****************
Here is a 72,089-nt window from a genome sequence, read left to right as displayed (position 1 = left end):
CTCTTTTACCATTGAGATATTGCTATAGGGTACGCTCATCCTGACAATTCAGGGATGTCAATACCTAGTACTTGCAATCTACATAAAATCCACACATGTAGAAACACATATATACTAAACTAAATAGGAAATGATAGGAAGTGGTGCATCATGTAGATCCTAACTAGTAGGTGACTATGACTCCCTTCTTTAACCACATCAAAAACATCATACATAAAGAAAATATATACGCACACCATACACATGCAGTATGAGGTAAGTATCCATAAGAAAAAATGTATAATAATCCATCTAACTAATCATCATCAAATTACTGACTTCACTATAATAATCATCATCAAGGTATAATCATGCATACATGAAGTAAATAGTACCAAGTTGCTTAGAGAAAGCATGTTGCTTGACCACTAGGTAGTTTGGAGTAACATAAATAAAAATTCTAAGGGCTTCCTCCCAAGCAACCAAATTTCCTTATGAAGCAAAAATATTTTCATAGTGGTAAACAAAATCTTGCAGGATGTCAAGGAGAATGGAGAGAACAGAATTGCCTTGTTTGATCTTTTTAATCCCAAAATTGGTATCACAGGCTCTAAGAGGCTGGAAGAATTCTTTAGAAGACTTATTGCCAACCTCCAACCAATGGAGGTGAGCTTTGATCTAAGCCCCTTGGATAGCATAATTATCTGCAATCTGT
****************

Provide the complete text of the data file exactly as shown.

Here is a 72,089-nt window from a genome sequence, read left to right as displayed (position 1 = left end):
CTCTTTTACCATTGAGATATTGCTATAGGGTACGCTCATCCTGACAATTCAGGGATGTCAATACCTAGTACTTGCAATCTACATAAAATCCACACATGTAGAAACACATATATACTAAACTAAATAGGAAATGATAGGAAGTGGTGCATCATGTAGATCCTAACTAGTAGGTGACTATGACTCCCTTCTTTAACCACATCAAAAACATCATACATAAAGAAAATATATACGCACACCATACACATGCAGTATGAGGTAAGTATCCATAAGAAAAAATGTATAATAATCCATCTAACTAATCATCATCAAATTACTGACTTCACTATAATAATCATCATCAAGGTATAATCATGCATACATGAAGTAAATAGTACCAAGTTGCTTAGAGAAAGCATGTTGCTTGACCACTAGGTAGTTTGGAGTAACATAAATAAAAATTCTAAGGGCTTCCTCCCAAGCAACCAAATTTCCTTATGAAGCAAAAATATTTTCATAGTGGTAAACAAAATCTTGCAGGATGTCAAGGAGAATGGAGAGAACAGAATTGCCTTGTTTGATCTTTTTAATCCCAAAATTGGTATCACAGGCTCTAAGAGGCTGGAAGAATTCTTTAGAAGACTTATTGCCAACCTCCAACCAATGGAGGTGAGCTTTGATCTAAGCCCCTTGGATAGCATAATTATCTGCAATCTGT